A study published in 2018 in the “Journal of Higher Education” revealed that student parents only had 10 hours left in their day after school, work, and taking care of their children, compared to 21 hours for students without children. In this short span of time, student parents are expected to eat, sleep, and study. It can be difficult to squeeze everything into such a short span of time.
Attending class is only one part of the equation. But being able to keep up with assignments, write papers, and study for exams can require additional time and concentration. These aspects of being a student are equally as important as being physically (and mentally) present for class.
Helping Student Parents Earn a Degree
Many schools, including National University, recognize the importance of helping student parents earn a degree and climb the ladder to a more rewarding and better-paying career. As San Diego’s largest private nonprofit university, National University is regionally accredited, making it easier to transfer credits and earn your degree faster.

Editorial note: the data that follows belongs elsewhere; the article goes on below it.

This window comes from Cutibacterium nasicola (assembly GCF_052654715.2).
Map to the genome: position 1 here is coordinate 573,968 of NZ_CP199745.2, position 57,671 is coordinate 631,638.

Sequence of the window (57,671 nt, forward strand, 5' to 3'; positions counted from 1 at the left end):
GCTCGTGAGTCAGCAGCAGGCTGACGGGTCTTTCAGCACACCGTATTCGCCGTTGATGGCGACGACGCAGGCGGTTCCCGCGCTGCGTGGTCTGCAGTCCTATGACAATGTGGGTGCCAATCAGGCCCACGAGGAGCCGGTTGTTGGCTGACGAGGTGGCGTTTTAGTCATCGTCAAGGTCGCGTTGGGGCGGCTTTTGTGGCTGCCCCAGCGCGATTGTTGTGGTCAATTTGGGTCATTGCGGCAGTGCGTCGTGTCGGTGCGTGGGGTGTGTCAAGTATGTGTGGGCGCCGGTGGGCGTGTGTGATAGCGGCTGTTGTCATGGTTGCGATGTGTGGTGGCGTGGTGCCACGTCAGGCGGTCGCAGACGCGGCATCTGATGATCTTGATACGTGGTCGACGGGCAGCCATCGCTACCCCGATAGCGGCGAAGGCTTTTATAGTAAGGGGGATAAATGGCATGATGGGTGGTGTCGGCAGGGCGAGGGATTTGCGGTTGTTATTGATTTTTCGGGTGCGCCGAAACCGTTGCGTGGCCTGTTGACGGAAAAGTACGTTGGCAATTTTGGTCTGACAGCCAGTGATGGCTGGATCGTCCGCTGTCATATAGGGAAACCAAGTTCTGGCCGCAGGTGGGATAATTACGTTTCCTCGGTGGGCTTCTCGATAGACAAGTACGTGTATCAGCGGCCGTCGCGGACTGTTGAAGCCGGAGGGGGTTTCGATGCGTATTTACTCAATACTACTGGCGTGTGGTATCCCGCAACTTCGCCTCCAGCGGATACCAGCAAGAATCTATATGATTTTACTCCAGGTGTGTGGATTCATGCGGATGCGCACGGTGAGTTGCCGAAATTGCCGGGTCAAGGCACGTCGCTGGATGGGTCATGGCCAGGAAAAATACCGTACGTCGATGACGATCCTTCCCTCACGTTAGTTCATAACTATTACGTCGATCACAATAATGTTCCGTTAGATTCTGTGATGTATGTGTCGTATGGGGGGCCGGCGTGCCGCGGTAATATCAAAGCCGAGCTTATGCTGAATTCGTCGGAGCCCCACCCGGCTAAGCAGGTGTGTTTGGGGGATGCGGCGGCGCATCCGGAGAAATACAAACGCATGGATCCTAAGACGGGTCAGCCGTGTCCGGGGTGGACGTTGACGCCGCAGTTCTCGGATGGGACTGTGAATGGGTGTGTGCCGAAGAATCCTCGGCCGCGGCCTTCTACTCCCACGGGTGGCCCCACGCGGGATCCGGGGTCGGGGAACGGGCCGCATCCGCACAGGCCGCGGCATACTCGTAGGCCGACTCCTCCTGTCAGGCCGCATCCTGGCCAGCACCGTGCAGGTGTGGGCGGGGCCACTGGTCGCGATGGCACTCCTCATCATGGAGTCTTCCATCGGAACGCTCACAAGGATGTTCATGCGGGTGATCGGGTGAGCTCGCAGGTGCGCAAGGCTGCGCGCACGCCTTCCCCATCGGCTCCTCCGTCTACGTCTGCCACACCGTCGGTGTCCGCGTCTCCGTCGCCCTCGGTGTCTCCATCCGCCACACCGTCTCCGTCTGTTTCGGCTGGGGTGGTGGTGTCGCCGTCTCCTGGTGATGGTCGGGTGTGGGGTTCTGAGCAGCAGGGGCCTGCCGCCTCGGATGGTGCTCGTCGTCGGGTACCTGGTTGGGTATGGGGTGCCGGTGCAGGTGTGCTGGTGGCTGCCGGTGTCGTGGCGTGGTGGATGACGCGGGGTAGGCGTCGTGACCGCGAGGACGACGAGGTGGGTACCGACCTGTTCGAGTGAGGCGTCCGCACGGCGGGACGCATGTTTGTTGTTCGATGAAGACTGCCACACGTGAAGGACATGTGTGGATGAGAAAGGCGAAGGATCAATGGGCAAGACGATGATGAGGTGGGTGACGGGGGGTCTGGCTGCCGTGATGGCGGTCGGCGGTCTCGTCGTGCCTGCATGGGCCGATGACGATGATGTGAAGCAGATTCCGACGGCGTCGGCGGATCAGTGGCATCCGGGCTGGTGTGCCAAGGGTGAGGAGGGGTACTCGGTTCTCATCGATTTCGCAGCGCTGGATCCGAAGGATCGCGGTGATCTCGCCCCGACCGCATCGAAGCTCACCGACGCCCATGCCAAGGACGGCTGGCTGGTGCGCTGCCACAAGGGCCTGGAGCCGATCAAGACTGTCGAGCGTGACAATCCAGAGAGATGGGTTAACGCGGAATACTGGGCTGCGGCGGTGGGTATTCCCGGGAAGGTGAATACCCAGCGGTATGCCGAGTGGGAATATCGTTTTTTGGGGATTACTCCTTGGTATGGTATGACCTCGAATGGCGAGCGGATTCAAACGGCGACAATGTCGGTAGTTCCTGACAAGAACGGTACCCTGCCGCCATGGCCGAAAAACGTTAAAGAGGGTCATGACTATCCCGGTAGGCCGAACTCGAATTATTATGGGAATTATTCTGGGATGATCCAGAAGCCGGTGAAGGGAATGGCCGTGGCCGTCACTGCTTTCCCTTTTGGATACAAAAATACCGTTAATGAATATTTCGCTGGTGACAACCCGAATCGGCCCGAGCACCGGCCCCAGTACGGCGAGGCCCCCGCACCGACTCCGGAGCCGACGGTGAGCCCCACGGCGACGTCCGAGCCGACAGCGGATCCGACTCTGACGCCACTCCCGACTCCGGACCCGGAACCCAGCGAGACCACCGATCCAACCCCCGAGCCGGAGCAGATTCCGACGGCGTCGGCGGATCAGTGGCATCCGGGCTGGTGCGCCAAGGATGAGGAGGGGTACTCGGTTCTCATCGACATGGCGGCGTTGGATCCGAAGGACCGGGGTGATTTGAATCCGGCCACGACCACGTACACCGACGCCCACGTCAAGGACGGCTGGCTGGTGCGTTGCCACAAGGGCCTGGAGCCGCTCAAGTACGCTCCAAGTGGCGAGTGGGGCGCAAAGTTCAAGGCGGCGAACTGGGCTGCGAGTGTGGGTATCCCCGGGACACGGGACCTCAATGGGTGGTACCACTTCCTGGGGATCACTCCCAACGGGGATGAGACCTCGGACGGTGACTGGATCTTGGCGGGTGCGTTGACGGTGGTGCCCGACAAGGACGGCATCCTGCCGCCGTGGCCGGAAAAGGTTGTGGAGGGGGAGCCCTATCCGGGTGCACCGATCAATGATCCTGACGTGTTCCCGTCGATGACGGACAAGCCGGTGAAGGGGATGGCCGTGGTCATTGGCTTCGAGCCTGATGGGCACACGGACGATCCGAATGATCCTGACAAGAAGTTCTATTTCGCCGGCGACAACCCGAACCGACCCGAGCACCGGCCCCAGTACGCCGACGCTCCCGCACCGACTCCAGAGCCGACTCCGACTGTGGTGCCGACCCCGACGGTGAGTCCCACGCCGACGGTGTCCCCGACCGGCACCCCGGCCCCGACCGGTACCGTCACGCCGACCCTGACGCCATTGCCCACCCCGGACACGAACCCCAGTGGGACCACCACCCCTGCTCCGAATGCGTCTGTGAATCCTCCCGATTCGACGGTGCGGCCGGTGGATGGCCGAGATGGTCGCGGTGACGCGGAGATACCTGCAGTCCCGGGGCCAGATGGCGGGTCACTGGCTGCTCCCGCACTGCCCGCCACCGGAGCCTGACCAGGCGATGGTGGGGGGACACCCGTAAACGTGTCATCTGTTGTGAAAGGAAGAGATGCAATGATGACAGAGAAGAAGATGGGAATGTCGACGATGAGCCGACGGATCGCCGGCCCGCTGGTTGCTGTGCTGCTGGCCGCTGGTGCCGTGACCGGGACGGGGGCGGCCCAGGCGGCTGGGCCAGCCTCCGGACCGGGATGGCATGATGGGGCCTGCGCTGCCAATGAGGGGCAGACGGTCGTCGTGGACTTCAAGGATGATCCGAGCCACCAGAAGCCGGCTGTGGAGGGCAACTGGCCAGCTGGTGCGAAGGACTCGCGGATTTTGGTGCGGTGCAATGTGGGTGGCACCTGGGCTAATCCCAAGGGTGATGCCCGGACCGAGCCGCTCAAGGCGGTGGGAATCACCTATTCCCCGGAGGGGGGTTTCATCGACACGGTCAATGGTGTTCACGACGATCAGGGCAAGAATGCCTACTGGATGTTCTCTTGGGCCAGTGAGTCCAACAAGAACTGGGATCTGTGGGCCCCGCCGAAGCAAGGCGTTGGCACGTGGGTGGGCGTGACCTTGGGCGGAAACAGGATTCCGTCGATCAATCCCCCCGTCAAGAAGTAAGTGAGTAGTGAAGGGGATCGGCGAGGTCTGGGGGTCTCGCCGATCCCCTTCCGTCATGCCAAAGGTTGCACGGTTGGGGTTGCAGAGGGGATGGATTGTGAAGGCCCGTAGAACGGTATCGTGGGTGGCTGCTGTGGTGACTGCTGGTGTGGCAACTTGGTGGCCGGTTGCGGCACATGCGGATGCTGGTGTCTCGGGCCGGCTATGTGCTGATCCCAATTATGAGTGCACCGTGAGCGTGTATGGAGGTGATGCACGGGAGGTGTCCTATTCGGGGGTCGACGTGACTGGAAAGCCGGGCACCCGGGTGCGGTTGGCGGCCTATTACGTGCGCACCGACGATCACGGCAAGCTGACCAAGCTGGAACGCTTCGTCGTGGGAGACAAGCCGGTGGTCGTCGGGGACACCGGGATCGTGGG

We’re proud to provide accessible, achievable higher education to adult learners in both an on-campus and online setting. With over 75 degree programs, we offer flexible online courses and four-week classes that allow students to concentrate on one subject at a time, one month at a time.
If you’re thinking about going back to school, get in touch with us. A member of our admissions team can give you more information to help you on your next big journey.